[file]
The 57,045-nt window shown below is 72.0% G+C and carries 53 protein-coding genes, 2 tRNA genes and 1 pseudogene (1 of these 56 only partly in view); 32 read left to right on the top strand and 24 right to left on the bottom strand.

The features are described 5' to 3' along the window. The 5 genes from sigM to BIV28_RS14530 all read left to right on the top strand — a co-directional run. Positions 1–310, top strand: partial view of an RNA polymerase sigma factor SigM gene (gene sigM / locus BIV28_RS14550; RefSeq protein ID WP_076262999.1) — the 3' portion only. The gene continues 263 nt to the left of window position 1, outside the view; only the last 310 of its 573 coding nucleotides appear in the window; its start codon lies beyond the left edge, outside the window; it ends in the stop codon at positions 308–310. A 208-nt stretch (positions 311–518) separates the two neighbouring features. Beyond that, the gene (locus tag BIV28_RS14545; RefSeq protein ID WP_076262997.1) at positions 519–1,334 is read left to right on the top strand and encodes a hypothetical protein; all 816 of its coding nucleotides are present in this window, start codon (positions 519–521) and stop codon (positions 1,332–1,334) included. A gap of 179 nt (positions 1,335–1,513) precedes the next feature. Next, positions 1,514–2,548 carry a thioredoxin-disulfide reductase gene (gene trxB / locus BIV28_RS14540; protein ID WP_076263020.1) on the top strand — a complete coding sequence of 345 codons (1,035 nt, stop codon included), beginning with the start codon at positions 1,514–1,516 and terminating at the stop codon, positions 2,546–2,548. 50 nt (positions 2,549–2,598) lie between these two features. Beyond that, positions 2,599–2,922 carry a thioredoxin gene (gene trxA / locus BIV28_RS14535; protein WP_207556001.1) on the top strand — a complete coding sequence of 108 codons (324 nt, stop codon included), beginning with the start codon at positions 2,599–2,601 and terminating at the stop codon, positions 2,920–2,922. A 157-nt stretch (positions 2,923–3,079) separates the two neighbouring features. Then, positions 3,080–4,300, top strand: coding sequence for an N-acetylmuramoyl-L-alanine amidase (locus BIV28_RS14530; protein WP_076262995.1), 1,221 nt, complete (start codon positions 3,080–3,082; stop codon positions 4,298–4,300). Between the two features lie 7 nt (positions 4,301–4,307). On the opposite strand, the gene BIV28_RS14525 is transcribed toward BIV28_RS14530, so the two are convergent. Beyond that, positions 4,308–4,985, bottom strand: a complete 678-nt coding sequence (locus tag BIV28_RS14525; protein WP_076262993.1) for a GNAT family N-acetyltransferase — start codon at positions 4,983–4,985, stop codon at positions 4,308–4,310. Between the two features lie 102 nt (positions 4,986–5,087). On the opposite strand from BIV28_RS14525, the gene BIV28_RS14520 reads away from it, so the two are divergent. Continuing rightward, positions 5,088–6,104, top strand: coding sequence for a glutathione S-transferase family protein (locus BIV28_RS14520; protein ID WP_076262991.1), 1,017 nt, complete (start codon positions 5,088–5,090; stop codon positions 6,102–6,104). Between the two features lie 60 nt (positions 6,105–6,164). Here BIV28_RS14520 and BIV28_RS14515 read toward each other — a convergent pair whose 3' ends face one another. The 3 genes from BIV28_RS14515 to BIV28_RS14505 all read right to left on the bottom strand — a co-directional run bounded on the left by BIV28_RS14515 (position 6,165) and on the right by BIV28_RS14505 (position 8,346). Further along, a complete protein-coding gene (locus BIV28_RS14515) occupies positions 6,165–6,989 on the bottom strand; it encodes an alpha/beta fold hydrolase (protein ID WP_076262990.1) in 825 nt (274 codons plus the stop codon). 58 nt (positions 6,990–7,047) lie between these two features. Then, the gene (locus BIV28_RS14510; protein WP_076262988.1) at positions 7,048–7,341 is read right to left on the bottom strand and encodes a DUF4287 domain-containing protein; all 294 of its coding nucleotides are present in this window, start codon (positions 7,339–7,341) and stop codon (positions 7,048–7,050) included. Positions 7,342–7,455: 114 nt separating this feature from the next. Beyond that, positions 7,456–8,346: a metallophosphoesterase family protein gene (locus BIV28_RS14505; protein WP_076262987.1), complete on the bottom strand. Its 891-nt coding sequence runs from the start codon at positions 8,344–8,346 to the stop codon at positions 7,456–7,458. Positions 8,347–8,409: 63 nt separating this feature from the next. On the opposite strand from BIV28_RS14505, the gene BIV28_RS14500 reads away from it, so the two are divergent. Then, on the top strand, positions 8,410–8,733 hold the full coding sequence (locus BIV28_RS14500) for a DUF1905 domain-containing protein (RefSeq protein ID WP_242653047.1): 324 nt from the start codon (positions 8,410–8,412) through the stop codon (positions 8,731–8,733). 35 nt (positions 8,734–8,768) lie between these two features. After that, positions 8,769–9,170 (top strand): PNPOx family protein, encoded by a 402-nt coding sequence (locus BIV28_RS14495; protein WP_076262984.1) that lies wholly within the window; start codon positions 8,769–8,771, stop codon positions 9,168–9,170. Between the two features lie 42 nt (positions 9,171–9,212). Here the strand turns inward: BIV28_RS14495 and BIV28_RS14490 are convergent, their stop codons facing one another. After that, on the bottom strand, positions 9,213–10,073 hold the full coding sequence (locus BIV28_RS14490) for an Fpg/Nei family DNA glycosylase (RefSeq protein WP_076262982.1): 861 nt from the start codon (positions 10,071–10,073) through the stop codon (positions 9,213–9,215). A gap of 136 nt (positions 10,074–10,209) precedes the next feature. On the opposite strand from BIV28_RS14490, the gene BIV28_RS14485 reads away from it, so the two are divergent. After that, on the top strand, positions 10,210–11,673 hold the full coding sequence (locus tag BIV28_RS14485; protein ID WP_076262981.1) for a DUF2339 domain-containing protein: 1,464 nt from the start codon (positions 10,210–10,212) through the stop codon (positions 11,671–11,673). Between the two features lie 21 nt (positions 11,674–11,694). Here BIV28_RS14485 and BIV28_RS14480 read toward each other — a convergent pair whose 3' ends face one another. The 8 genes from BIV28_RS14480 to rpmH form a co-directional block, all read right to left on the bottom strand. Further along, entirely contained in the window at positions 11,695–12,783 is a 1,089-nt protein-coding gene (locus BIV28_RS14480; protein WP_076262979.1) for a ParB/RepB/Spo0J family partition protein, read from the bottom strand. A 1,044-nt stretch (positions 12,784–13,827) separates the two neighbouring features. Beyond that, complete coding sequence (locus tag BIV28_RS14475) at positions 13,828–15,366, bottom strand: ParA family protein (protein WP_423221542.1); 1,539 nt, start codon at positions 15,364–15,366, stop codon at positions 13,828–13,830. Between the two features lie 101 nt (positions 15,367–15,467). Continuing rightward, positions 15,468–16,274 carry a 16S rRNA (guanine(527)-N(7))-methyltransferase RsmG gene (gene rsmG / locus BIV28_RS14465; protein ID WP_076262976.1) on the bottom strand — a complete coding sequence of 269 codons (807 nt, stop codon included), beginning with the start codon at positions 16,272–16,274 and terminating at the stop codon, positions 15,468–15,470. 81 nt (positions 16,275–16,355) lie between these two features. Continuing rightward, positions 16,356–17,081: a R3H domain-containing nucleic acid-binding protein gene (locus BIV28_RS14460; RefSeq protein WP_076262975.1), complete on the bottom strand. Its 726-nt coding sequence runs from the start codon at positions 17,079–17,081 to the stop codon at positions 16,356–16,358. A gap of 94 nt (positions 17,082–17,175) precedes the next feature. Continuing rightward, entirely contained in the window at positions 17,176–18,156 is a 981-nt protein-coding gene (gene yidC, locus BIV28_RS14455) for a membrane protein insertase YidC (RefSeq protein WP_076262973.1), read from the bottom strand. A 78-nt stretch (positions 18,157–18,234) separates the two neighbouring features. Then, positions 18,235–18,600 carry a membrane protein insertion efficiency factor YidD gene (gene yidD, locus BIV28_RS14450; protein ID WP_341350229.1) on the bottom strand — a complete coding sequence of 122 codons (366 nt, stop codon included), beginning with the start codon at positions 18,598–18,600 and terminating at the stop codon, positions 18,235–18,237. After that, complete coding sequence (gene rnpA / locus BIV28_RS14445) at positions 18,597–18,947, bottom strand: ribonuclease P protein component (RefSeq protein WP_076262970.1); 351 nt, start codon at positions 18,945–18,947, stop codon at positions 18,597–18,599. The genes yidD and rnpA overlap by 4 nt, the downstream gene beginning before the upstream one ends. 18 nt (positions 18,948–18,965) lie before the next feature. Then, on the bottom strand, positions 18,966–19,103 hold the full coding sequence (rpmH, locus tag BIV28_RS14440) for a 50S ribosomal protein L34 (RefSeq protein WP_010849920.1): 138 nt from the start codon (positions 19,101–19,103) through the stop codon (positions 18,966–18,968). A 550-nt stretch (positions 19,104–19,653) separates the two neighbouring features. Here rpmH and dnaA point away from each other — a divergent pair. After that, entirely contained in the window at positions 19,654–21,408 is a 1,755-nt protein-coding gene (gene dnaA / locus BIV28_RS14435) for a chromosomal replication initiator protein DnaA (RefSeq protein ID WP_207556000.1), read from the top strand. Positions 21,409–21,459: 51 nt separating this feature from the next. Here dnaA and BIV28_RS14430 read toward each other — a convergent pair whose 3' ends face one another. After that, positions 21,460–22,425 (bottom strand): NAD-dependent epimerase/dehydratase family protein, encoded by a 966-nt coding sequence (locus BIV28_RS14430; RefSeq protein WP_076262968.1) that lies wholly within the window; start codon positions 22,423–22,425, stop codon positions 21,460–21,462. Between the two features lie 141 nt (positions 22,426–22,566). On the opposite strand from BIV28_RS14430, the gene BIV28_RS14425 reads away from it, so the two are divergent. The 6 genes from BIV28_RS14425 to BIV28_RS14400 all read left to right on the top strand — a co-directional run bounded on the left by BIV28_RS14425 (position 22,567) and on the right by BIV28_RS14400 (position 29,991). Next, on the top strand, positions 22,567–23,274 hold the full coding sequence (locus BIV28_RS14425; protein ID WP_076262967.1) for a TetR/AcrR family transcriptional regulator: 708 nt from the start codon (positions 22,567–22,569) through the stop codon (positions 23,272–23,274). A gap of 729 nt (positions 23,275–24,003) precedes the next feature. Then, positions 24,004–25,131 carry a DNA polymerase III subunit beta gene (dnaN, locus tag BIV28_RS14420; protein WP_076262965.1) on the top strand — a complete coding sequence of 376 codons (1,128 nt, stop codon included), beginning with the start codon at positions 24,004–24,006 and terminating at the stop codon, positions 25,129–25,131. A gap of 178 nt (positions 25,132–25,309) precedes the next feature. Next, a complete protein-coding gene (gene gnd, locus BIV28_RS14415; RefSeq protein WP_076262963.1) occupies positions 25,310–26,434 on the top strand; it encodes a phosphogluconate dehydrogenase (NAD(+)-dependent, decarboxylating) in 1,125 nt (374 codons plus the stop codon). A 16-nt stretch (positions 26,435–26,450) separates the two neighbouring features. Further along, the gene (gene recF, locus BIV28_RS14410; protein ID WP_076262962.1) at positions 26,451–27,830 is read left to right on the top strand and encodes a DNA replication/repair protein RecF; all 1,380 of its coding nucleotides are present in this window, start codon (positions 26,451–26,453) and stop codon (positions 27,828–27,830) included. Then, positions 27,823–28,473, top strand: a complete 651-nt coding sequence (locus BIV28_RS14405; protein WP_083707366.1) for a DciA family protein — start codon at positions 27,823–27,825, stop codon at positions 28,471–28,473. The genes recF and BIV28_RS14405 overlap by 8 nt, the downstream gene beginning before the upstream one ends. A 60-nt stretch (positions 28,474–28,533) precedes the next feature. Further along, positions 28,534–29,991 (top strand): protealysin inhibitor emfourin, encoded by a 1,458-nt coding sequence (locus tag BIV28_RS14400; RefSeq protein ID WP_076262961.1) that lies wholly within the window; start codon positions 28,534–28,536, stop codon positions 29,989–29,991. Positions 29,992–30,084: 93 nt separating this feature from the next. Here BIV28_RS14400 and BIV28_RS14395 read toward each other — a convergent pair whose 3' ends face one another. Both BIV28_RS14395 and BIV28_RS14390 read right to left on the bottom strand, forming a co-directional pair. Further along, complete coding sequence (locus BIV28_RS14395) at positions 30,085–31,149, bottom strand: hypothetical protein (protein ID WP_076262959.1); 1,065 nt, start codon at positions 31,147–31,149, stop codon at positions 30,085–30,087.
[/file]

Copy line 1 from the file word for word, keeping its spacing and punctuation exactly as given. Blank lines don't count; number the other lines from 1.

The 57,045-nt window shown below is 72.0% G+C and carries 53 protein-coding genes, 2 tRNA genes and 1 pseudogene (1 of these 56 only partly in view); 32 read left to right on the top strand and 24 right to left on the bottom strand.